7.8. New paragraph 34L of the Immigration Rules requires the Home Office to give notice to persons of their right to apply for administrative review where an eligible decision has been given. This measure is similar to the duty that exists to give persons notice of rights of appeal that exists elsewhere in secondary legislation3.

7.9. New paragraphs 34M to 34Y of the Immigration Rules set out the technical process that needs to be followed for making a valid application for administrative review. These largely replicate rules on making valid applications for leave to remain. Paragraph 34R sets out the time limits that apply to make an application for administrative review following receipt of an eligible decision. A time limit of 14 calendar days applies. A reduced time limit of 7 calendar days applies to those in immigration detention.

7.10. Consequential changes are being made to the Immigration Rules which reflect the changes to appeal rights brought about by the Immigration Act 2014. These include, where appropriate, deleting reference to appeal rights and substituting or adding reference to administrative review.

7.11. On 20 October, in addition to bringing the new Act into force for persons applying for leave to remain under Tier 4, the appeals provisions in the Act will also apply to foreign criminals and their family members. There will no longer be a right of appeal against deportation, nor will there be an administrative review. However, foreign criminals may make an application for leave to remain based on a protection or human rights claim for which there will continue to a right of appeal if such a claim is refused. There are consequential amendments to the Immigration Rules which delete or amend references to appeals.

Changes relating to the validation of immigration applications

7.12. The changes to the validation rules support improved clarity, consistency with other Immigration Rules and customer service. The following changes are being made:

  • Providing applicants with an opportunity to remedy errors or omissions which would render their immigration application invalid. This will prevent those applicants who submit an invalid, but in-time, application from becoming out of time.
  • Remove the list of permitted in-person application types for premium service centres from the Rules and references the GOV.UK website where this list will be available. This will allow the Home Office to make changes to the services it offers at premium service centres more quickly.
  • Allow dependants over the age of 18 to be included on an application where this is permitted by the Rules of the route to which they are applying.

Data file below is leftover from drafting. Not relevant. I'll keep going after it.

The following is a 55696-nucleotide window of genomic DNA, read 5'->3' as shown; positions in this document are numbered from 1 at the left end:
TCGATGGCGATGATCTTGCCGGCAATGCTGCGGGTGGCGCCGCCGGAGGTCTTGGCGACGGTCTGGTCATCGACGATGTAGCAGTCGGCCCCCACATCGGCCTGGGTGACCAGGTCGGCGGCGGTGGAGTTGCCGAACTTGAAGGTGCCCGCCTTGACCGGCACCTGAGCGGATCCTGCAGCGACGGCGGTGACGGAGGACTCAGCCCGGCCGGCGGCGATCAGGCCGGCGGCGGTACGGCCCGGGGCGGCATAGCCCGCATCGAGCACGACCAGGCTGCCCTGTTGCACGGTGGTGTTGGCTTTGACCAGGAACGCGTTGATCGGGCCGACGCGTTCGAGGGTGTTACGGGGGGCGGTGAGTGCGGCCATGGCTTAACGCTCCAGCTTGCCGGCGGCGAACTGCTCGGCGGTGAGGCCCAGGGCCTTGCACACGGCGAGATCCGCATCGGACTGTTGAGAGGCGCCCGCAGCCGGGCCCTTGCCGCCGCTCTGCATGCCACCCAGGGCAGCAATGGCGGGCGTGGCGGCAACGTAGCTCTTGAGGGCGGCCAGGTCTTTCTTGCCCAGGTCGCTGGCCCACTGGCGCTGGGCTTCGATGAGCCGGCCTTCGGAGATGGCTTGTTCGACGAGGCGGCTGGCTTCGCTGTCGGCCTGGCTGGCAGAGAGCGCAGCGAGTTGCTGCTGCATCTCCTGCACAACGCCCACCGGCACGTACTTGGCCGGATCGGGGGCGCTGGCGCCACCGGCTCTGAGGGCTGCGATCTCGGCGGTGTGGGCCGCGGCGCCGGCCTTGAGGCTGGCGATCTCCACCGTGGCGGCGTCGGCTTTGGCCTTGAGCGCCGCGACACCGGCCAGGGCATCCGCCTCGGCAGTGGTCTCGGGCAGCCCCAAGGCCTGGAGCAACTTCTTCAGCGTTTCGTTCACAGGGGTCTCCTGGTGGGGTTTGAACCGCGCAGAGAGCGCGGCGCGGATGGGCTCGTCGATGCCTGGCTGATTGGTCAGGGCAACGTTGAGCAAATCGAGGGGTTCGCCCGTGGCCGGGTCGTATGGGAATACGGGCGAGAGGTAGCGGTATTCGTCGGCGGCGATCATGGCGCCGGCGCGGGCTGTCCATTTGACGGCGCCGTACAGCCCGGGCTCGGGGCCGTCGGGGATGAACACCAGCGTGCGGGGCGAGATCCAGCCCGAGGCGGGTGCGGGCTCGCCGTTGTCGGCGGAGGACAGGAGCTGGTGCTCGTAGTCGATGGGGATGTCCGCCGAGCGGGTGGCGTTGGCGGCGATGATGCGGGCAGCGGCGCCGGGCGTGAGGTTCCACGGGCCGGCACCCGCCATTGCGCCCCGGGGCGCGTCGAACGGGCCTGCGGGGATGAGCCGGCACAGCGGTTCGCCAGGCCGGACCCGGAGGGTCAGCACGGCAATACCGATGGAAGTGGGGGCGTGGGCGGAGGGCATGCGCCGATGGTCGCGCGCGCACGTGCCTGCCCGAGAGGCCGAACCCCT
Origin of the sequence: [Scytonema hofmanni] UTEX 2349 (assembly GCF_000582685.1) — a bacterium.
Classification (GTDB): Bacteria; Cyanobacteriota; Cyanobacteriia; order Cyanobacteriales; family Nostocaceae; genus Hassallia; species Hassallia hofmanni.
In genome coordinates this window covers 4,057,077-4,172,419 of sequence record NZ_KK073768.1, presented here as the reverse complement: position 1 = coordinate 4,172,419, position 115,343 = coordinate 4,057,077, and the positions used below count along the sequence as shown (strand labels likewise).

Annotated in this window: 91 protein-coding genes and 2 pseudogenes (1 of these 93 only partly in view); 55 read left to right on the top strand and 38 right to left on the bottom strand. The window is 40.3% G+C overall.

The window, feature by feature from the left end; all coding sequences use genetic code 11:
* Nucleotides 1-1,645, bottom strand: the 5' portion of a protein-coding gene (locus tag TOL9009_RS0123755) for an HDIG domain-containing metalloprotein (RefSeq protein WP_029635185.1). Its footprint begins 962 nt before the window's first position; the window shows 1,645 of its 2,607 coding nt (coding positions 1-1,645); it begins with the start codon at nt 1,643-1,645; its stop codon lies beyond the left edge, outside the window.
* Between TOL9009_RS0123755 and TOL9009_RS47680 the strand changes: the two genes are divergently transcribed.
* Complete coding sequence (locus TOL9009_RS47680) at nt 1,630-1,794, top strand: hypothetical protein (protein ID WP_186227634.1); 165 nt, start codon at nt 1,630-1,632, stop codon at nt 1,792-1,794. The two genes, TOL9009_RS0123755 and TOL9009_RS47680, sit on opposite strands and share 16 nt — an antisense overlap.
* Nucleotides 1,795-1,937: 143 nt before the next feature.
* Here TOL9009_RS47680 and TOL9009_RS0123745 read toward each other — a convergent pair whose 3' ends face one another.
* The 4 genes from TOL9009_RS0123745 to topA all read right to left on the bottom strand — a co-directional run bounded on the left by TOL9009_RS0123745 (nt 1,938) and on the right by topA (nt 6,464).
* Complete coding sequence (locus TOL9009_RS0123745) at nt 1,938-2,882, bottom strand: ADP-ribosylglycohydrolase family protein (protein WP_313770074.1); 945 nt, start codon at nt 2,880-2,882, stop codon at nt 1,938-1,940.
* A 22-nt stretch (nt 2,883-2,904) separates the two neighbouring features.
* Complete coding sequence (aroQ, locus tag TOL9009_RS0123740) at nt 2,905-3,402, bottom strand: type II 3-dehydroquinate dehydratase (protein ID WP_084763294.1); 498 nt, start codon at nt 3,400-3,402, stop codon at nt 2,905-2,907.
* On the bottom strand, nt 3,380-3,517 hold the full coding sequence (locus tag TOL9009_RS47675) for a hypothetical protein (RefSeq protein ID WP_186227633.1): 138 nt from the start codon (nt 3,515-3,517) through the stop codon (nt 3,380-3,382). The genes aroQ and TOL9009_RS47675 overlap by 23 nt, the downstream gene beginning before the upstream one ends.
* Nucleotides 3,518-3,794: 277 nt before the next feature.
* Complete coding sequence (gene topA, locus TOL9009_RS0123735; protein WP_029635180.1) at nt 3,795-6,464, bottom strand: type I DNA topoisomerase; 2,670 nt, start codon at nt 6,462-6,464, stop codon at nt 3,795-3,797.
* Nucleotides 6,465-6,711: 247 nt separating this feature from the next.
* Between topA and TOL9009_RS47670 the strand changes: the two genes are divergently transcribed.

• Clarify that postal applications must be sent to the address specified on the application form.Changes relating to General Visitors

7.13. Changes are being made to align the Immigration Rules with UK Visas and Immigration’s practice to confirm that a child, spouse or partner of an Academic Visitor can accompany them to the UK as General Visitors.

7.14. Currently visitors acting as organ donors to recipients in the UK with private healthcare enter as Private Medical Visitors, and visitors acting as organ donors to recipients who are receiving treatment on the National Health Service are assessed outside the Immigration Rules. A new provision is being introduced within the General Visitor route to accommodate visitors who are coming to the UK to act as an organ donor, or to be assessed as a suitable organ donor, to an identified recipient in the UK. This provision will provide greater clarity for applicants and caseworkers.

Changes relating to Business Visitors

7.15. The Business Visitor route enables individuals to carry out a wide range of permitted activities in the UK, provided they remain paid and employed overseas. Changes are being made to include new activities as follows:

a. allowing scientists and researchers to share knowledge, expertise and advice on an international project which is being led by the UK, provided the visitor is not carrying out research that should be undertaken on a Tier 5 (temporary worker) or Tier 2 (skilled work) visa;

  1. creating a provision for overseas lawyers, who are employees of international law firms which have offices in the UK, to provide direct advice to clients in the UK on litigation or international transactions provided they remain paid and employed overseas;
  2. allowing graduates of an overseas nursing school to be admitted as a Business Visitor in order to the sit the Objective Structured Clinical Examination (OSCE) which is required before any overseas nurse can work in the UK under the Tier 2 route. This provision has been included in Part 3 of the Immigration Rules where similar provisions exist for medical graduates taking the Professional and Linguistic Assessments Board (PLAB) Test who are processed as Business Visitors.